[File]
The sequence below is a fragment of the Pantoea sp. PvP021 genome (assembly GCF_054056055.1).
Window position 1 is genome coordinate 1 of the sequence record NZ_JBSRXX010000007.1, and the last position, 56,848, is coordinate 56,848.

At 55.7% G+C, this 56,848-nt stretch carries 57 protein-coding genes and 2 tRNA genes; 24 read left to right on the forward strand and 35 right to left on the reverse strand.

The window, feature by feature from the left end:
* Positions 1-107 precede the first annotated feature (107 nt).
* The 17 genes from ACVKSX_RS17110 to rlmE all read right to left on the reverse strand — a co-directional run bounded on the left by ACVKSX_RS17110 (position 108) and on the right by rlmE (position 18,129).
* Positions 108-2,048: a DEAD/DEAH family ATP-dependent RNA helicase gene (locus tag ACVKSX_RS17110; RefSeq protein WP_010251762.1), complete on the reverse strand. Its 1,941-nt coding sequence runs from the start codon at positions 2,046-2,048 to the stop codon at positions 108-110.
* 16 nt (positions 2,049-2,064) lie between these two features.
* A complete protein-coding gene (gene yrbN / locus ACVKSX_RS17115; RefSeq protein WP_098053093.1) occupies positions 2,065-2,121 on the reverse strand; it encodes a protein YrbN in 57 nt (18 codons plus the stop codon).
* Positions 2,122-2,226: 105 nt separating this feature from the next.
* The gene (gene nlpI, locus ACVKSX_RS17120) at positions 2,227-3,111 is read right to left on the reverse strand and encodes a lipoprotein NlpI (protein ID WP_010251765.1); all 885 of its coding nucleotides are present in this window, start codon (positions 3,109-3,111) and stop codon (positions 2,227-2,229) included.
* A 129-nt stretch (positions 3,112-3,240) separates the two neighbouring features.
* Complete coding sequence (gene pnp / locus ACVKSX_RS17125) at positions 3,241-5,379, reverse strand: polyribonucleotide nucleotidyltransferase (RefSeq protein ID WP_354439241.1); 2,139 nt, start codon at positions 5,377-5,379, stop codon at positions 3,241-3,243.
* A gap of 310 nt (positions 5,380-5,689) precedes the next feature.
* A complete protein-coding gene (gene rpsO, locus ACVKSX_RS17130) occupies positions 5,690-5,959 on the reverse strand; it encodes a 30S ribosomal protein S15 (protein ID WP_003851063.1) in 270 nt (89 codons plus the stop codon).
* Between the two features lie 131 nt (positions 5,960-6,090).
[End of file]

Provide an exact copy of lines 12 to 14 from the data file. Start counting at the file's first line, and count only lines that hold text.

* A 129-nt stretch (positions 3,112-3,240) separates the two neighbouring features.
* Complete coding sequence (gene pnp / locus ACVKSX_RS17125) at positions 3,241-5,379, reverse strand: polyribonucleotide nucleotidyltransferase (RefSeq protein ID WP_354439241.1); 2,139 nt, start codon at positions 5,377-5,379, stop codon at positions 3,241-3,243.
* A gap of 310 nt (positions 5,380-5,689) precedes the next feature.